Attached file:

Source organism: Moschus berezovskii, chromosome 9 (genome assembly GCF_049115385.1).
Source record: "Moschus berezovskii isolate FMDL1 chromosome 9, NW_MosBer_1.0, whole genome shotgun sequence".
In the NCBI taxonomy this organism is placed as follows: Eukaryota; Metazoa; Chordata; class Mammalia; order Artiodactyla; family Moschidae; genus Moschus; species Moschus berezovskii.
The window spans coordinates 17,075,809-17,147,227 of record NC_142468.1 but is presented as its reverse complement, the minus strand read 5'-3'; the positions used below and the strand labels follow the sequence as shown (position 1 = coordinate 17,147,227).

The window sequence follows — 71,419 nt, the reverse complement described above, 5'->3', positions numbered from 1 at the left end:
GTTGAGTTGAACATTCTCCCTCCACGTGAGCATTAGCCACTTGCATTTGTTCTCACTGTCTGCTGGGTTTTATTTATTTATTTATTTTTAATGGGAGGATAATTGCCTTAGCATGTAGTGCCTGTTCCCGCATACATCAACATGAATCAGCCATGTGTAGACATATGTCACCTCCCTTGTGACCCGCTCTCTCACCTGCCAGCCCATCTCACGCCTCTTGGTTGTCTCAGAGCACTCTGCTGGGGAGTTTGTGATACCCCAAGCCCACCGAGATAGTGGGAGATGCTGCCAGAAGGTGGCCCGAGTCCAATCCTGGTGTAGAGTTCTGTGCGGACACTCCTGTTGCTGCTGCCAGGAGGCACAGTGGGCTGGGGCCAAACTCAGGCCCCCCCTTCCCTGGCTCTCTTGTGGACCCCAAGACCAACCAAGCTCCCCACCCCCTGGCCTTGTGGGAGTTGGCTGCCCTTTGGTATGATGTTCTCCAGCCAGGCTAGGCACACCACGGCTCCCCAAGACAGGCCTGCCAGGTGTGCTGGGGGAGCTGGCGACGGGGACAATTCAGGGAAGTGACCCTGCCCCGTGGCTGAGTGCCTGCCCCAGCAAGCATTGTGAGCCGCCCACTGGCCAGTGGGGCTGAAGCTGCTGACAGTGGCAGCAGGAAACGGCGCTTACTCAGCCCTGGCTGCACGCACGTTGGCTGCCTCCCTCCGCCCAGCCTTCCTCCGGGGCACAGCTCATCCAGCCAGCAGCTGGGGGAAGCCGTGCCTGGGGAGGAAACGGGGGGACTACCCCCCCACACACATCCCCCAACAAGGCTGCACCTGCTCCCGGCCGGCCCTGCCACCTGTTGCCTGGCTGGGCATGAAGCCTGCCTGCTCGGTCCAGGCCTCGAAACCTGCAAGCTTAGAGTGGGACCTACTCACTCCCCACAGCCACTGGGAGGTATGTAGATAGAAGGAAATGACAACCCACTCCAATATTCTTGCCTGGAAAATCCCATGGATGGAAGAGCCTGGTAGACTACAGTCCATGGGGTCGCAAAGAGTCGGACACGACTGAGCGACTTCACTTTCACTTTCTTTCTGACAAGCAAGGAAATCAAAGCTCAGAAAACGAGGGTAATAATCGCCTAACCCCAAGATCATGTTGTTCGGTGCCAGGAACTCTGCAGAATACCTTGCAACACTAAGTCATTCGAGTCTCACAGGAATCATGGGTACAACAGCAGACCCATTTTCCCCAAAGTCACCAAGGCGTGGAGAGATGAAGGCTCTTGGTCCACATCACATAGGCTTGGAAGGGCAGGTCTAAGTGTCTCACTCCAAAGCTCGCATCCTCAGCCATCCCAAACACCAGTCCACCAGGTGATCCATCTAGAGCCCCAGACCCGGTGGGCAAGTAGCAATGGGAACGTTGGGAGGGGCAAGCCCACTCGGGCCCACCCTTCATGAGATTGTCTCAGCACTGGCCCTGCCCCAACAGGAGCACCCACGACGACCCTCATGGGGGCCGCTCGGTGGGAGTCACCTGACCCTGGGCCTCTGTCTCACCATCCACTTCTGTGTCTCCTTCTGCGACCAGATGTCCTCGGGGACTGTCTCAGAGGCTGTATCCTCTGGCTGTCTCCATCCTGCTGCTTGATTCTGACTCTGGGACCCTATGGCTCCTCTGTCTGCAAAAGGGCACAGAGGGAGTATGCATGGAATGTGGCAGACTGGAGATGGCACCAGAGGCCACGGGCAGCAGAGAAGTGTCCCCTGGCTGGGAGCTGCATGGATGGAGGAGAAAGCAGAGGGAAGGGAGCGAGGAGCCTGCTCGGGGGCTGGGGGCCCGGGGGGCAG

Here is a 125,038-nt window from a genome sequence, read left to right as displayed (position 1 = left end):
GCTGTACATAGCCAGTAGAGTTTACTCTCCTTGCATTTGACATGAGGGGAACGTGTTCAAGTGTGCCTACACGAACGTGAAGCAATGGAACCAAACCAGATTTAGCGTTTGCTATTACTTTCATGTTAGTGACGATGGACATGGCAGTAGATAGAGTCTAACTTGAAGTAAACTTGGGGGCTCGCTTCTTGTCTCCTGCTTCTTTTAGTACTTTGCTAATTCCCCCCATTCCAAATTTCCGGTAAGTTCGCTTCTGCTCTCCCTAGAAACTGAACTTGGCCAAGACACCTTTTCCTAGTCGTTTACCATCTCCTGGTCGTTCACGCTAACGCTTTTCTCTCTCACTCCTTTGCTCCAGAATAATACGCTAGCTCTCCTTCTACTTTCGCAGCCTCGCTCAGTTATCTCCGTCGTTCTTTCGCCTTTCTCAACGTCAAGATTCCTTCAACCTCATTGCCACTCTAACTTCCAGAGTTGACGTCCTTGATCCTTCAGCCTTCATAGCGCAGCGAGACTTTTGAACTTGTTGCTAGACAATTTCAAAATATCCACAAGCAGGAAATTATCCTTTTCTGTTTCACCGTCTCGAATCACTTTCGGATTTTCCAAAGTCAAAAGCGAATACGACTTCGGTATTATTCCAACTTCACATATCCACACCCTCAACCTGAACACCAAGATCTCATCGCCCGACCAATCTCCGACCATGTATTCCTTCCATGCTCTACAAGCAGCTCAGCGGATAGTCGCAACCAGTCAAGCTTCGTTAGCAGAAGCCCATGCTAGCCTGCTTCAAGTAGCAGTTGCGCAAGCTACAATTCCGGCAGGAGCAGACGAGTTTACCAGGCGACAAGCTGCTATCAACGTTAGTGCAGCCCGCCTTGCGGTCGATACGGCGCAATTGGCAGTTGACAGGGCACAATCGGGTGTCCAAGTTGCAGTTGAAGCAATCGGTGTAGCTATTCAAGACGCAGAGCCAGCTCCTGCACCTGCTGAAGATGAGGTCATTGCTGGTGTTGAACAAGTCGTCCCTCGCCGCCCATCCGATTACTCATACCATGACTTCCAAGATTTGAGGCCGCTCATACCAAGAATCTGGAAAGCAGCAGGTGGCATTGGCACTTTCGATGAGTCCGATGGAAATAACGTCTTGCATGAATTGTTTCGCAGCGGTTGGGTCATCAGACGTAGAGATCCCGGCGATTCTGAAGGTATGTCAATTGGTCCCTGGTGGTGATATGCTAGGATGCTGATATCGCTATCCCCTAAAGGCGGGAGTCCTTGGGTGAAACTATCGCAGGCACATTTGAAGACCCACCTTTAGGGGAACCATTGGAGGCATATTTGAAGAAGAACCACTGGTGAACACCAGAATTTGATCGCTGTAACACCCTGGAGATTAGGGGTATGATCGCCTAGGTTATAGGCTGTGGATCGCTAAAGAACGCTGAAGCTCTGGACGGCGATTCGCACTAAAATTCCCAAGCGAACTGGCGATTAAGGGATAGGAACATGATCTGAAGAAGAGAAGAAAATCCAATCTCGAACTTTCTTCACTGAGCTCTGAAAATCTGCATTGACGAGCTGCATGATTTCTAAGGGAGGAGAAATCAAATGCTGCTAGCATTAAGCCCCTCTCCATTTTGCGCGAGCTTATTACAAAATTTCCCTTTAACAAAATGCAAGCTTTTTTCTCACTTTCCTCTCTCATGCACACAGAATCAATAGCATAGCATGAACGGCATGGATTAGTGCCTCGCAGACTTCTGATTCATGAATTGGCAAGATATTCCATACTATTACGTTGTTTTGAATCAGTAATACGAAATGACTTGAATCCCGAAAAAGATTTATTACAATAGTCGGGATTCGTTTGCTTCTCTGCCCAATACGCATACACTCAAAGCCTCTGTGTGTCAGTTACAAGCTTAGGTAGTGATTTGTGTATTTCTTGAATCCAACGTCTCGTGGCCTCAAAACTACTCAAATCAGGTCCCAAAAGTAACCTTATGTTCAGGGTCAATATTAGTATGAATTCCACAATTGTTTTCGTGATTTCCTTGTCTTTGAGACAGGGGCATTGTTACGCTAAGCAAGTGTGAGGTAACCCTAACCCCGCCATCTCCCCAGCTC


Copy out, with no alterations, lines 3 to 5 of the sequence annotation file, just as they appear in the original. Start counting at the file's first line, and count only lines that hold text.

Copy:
In the NCBI taxonomy this organism is placed as follows: Eukaryota; Metazoa; Chordata; class Mammalia; order Artiodactyla; family Moschidae; genus Moschus; species Moschus berezovskii.
The window spans coordinates 17,075,809-17,147,227 of record NC_142468.1 but is presented as its reverse complement, the minus strand read 5'-3'; the positions used below and the strand labels follow the sequence as shown (position 1 = coordinate 17,147,227).

The window sequence follows — 71,419 nt, the reverse complement described above, 5'->3', positions numbered from 1 at the left end: